Thursday, January 19, 2012

Asking the Right Questions.

As a writer, one of things that I personally try to strive for is simply to entertain. Yet, there are so many aspects to writing that are involved with being an entertaining writer. For example, there's a rather essential question that I need to ask myself: how can I ensure that I'm writing something that is relevant AND entertaining to audience? I believe that before I can even begin to explore this question, I must first build upon some basic questions that every writer must confront along the way.

The first question I'll explore is, how do get the audience to pay attention in the first place? I believe that it starts with basic writing skills, as in, knowing how to punctuate, how to spell correctly, how to properly form a thesis, etc (spelling is a rather HUGE weakness of mine, even though I like to pride myself on having a flowery vocabulary). Think of it this way: if you don't look like you know what you're talking about in the first place, then people will probably refrain from trying to examine your handy work to see if you actually do know what you're talking about. Basics are a necessity for any writer.

The next question is, how can I produce something that is relevant to my audience? Well, the true answer is that I simply can't...not always, anyway. My thoughts are rather unusual, so it's a little difficult for me, to be honest. Yet, I believe that, in order to be relevant to your audience, you need to be able to relate to your audience; rather, your audience needs to be able to relate to you. The human experience is very unique to the individual, however, there are always commonalities. For example, we're both human! That's a start, right?

The final question that I'll explore is, how can I be entertaining to my audience? Well, to begin with, I'm naturally very cynical (which some people actually find funny). I'm typically trying to either find humor, or pull humor out of a subject matter. Also, I can fall back to being able to relate to audience. Think back to your childhood: have you ever had to pick out "the switch" whenever you got in trouble? It was like you were stuck between a rock and an even BIGGER rock because you were left with seemingly only two choices: Option A left you with picking the weak switch, which led to your parent seeking one more powerful than the one you picked. Option B was picking out the awful switch to begin with. Ah, childhood; it was such a wonderful time period.

All of this guiding questions should help me find a way to answering my main question, but I could always ask more. I need to always ask the right question so that I may find the that I can ask more questions. I'll never be a "the perfectly entertainingly relevant" writer, but I hope that I'll eventually get there.


  1. I really like this post it’s similar to mine only I did how to explain. My input on it would be in the second paragraph where you state developing a thesis that’s my main problem my former english teachers never taught me how to properly develop a thesis. Your post is one of the most important phases of writing, so many times I have to read things that completely bore me. You really stated the main facts in entertaining your audience. Good Job!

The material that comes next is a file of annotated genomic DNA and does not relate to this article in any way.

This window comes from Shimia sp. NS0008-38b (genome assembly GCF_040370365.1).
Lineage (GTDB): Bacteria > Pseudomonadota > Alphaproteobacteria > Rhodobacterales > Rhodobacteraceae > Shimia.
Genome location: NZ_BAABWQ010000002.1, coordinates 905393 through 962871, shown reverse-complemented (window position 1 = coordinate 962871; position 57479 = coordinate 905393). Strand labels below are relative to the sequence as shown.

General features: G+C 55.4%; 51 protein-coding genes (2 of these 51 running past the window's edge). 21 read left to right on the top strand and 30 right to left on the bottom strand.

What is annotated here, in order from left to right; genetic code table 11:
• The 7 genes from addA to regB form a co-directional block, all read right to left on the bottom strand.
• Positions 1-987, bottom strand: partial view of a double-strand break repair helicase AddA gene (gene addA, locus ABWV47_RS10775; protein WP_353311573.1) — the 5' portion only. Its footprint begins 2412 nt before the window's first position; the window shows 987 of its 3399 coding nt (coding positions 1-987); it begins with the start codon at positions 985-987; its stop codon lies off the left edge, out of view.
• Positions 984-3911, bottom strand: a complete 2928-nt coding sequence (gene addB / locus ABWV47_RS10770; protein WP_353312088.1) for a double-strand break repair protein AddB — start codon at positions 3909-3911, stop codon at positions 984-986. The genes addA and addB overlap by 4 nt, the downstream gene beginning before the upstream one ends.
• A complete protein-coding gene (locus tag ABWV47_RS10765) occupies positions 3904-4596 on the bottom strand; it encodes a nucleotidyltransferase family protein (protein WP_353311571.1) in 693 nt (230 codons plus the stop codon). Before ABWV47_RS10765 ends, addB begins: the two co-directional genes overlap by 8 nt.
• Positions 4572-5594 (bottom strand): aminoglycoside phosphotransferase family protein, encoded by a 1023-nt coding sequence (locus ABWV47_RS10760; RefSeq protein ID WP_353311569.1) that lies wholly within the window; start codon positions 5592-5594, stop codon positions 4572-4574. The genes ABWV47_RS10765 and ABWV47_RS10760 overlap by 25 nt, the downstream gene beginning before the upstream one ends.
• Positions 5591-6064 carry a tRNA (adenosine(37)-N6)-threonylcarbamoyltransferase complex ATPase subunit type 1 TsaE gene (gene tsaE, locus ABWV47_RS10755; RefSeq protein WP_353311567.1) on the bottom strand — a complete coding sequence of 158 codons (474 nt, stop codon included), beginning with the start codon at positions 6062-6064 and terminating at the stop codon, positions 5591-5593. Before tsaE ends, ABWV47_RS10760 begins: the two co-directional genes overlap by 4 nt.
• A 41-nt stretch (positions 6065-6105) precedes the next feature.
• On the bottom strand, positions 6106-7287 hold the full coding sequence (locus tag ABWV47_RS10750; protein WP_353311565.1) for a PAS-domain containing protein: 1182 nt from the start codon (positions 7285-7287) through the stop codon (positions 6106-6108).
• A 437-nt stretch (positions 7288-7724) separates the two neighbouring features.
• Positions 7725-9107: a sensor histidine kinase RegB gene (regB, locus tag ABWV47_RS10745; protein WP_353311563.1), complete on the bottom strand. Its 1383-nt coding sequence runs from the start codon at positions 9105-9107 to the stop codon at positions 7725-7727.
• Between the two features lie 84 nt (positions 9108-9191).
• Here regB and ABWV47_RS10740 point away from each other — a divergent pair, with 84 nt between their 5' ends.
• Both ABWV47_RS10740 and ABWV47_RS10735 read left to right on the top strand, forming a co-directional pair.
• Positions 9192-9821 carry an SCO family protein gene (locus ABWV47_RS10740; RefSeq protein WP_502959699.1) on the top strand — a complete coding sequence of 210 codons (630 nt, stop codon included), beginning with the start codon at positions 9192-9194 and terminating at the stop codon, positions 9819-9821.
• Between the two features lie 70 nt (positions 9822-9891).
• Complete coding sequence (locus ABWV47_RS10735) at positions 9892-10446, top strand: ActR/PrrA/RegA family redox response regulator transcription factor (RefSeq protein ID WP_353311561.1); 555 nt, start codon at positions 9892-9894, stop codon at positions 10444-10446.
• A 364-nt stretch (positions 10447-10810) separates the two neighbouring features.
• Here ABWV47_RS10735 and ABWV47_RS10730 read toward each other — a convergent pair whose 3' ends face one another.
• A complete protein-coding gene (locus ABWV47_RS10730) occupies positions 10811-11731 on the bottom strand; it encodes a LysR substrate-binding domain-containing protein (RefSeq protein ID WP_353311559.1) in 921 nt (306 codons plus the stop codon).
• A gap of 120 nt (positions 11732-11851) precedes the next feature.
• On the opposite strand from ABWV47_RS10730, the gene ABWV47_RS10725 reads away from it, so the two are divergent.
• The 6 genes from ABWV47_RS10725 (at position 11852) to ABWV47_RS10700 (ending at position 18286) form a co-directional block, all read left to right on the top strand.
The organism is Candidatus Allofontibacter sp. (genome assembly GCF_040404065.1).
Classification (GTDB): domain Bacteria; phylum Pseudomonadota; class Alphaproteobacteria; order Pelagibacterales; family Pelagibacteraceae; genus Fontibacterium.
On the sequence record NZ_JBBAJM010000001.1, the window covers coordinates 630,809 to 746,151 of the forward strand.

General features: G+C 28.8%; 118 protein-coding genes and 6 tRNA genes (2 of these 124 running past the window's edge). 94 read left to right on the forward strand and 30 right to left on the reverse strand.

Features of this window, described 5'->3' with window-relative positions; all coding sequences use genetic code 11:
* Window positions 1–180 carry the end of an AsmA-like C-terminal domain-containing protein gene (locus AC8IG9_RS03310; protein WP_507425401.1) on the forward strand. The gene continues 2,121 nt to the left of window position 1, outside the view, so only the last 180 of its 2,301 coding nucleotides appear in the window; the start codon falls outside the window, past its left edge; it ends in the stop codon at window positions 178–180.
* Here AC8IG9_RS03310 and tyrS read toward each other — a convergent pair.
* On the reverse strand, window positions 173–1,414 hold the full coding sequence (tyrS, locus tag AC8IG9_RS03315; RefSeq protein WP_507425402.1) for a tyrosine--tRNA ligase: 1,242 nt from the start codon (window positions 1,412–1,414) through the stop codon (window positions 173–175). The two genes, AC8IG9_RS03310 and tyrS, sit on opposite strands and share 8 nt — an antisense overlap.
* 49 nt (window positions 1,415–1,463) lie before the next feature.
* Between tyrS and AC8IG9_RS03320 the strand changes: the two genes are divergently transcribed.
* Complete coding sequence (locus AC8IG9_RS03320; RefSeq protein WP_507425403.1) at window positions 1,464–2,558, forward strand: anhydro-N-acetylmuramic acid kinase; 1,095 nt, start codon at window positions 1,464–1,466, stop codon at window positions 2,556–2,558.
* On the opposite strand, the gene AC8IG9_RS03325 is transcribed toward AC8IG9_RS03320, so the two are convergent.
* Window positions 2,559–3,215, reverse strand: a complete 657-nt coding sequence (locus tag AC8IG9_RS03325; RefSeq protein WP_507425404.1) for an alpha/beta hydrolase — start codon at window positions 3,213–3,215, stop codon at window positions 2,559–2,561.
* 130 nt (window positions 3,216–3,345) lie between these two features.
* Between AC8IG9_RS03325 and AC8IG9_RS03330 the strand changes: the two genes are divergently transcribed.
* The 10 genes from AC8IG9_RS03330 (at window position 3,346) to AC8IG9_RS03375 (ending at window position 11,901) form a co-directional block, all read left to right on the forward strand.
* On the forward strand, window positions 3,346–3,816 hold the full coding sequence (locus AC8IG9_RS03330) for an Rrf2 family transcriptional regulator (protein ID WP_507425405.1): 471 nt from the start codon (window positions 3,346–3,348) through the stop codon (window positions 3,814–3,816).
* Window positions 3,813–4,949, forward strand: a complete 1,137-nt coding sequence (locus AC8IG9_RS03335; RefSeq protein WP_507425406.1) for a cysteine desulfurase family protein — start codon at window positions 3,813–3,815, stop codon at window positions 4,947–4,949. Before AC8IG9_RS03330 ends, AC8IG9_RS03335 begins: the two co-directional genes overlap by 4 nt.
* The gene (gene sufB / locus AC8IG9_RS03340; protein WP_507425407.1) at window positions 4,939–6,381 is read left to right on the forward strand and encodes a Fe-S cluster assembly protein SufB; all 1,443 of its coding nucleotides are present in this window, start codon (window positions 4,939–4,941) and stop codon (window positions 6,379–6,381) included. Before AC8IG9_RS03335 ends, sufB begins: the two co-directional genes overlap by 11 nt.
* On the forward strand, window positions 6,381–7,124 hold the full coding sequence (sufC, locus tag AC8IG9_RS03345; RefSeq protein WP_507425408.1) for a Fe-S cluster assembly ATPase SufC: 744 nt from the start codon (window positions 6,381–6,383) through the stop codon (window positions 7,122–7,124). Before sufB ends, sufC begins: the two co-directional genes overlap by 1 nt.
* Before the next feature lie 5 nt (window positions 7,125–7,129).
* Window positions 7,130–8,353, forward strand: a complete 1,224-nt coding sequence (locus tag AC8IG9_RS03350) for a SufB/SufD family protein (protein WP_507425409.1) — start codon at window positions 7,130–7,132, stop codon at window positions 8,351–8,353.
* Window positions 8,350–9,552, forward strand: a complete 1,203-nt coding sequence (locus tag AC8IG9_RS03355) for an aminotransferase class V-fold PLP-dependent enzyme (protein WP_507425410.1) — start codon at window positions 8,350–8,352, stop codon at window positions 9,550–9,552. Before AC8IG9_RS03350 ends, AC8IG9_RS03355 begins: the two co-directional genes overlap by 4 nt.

2. Very good post. I agree with you and think a lot of the time it is almost impossible to relate to the audience completely because you could be different from them. Also being "unusual" is never bad but seen as an opportunity to be unique. I really enjoyed your post of how you were able to address issues, keep to your story, and entertain while doing so.

  3. Your questions are also mine,especially for the last one-how to entertainment audience. Sometimes,it's hard to find funny on some serious topic. I think the good way to improve the humorous is to watch some famous and perfect speech online .We can learn from those speakers, and after that, we may find how to show the humorous during the speech,which will make our speech a big difference!

  4. I enjoyed Ninja's post, as well. He brings up some very good points about the struggle to make yourself and your audience happy. The best writers can do both but often they do it completely by accident. If you write to please yourself or someone you know, then more than likely you will please a larger audience. Stephen King writes for his wife-he figures if she likes something he writes, then that's enough for him (but of course millions of other people like his writing, too).

  5. Your post is so similar to mine. We have the same problem with entertaining the audience. I liked how you stated your struggle with entertaining the audience too. Relating yourself to your audience is really hard and sometimes seems impossible unless you know them personally. Like talking to a complete stranger you question what to say & ask them... it's the same thing with writing. It's just another hurdle we have to get over.

  6. Stephen King's concept of writing for his wife is actually quite similar to how I view writing for a largely unknown audience--I write in the style that I think my personal friends would enjoy. I know a wide variety of individuals, therefore, I write while wondering how they would react to this particular subject matter.